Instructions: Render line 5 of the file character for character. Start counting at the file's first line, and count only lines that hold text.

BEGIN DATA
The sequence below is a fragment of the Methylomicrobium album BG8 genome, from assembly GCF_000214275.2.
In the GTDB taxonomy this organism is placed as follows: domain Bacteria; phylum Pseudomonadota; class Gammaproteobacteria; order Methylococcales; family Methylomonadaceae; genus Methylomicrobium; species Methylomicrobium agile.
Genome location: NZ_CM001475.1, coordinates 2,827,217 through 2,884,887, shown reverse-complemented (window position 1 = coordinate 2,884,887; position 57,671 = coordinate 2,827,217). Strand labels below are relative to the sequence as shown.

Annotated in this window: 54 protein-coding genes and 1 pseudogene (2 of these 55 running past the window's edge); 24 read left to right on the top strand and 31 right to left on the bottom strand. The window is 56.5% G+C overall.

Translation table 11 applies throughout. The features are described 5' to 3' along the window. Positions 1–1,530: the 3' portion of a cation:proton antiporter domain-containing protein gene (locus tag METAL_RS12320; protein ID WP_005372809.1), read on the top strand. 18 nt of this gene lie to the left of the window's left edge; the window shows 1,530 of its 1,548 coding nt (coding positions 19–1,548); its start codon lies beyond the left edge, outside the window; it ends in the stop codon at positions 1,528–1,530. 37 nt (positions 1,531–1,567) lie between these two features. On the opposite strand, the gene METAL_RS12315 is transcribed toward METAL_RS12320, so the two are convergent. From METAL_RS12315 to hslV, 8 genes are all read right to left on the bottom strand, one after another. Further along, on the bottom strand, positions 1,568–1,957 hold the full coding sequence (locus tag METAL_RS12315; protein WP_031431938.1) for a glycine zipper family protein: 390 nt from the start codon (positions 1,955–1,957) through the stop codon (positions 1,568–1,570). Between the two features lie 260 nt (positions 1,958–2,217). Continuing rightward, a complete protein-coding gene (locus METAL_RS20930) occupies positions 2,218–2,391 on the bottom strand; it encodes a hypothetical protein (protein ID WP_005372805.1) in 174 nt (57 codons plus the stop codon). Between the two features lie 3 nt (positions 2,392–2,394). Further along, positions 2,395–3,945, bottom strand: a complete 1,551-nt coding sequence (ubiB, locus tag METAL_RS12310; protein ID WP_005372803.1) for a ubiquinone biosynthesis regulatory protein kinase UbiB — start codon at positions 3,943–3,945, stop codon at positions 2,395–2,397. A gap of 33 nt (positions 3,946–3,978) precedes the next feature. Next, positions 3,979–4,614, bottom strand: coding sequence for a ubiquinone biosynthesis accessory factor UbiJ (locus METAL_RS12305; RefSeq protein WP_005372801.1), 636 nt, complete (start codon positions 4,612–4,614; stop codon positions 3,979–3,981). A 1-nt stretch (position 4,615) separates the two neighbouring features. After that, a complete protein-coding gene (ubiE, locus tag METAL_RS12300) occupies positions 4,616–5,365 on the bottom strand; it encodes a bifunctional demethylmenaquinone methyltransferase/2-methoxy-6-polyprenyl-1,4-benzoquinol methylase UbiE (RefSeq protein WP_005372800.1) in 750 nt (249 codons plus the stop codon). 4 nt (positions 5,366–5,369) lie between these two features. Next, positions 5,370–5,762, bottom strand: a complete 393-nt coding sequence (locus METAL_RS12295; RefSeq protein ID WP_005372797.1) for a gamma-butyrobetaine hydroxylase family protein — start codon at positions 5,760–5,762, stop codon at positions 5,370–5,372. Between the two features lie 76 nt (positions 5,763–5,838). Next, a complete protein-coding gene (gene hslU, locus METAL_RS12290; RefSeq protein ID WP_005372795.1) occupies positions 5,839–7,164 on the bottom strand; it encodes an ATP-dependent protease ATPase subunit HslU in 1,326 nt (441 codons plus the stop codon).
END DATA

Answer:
Translation table 11 applies throughout. The features are described 5' to 3' along the window. Positions 1–1,530: the 3' portion of a cation:proton antiporter domain-containing protein gene (locus tag METAL_RS12320; protein ID WP_005372809.1), read on the top strand. 18 nt of this gene lie to the left of the window's left edge; the window shows 1,530 of its 1,548 coding nt (coding positions 19–1,548); its start codon lies beyond the left edge, outside the window; it ends in the stop codon at positions 1,528–1,530. 37 nt (positions 1,531–1,567) lie between these two features. On the opposite strand, the gene METAL_RS12315 is transcribed toward METAL_RS12320, so the two are convergent. From METAL_RS12315 to hslV, 8 genes are all read right to left on the bottom strand, one after another. Further along, on the bottom strand, positions 1,568–1,957 hold the full coding sequence (locus tag METAL_RS12315; protein WP_031431938.1) for a glycine zipper family protein: 390 nt from the start codon (positions 1,955–1,957) through the stop codon (positions 1,568–1,570). Between the two features lie 260 nt (positions 1,958–2,217). Continuing rightward, a complete protein-coding gene (locus METAL_RS20930) occupies positions 2,218–2,391 on the bottom strand; it encodes a hypothetical protein (protein ID WP_005372805.1) in 174 nt (57 codons plus the stop codon). Between the two features lie 3 nt (positions 2,392–2,394). Further along, positions 2,395–3,945, bottom strand: a complete 1,551-nt coding sequence (ubiB, locus tag METAL_RS12310; protein ID WP_005372803.1) for a ubiquinone biosynthesis regulatory protein kinase UbiB — start codon at positions 3,943–3,945, stop codon at positions 2,395–2,397. A gap of 33 nt (positions 3,946–3,978) precedes the next feature. Next, positions 3,979–4,614, bottom strand: coding sequence for a ubiquinone biosynthesis accessory factor UbiJ (locus METAL_RS12305; RefSeq protein WP_005372801.1), 636 nt, complete (start codon positions 4,612–4,614; stop codon positions 3,979–3,981). A 1-nt stretch (position 4,615) separates the two neighbouring features. After that, a complete protein-coding gene (ubiE, locus tag METAL_RS12300) occupies positions 4,616–5,365 on the bottom strand; it encodes a bifunctional demethylmenaquinone methyltransferase/2-methoxy-6-polyprenyl-1,4-benzoquinol methylase UbiE (RefSeq protein WP_005372800.1) in 750 nt (249 codons plus the stop codon). 4 nt (positions 5,366–5,369) lie between these two features. Next, positions 5,370–5,762, bottom strand: a complete 393-nt coding sequence (locus METAL_RS12295; RefSeq protein ID WP_005372797.1) for a gamma-butyrobetaine hydroxylase family protein — start codon at positions 5,760–5,762, stop codon at positions 5,370–5,372. Between the two features lie 76 nt (positions 5,763–5,838). Next, a complete protein-coding gene (gene hslU, locus METAL_RS12290; RefSeq protein ID WP_005372795.1) occupies positions 5,839–7,164 on the bottom strand; it encodes an ATP-dependent protease ATPase subunit HslU in 1,326 nt (441 codons plus the stop codon).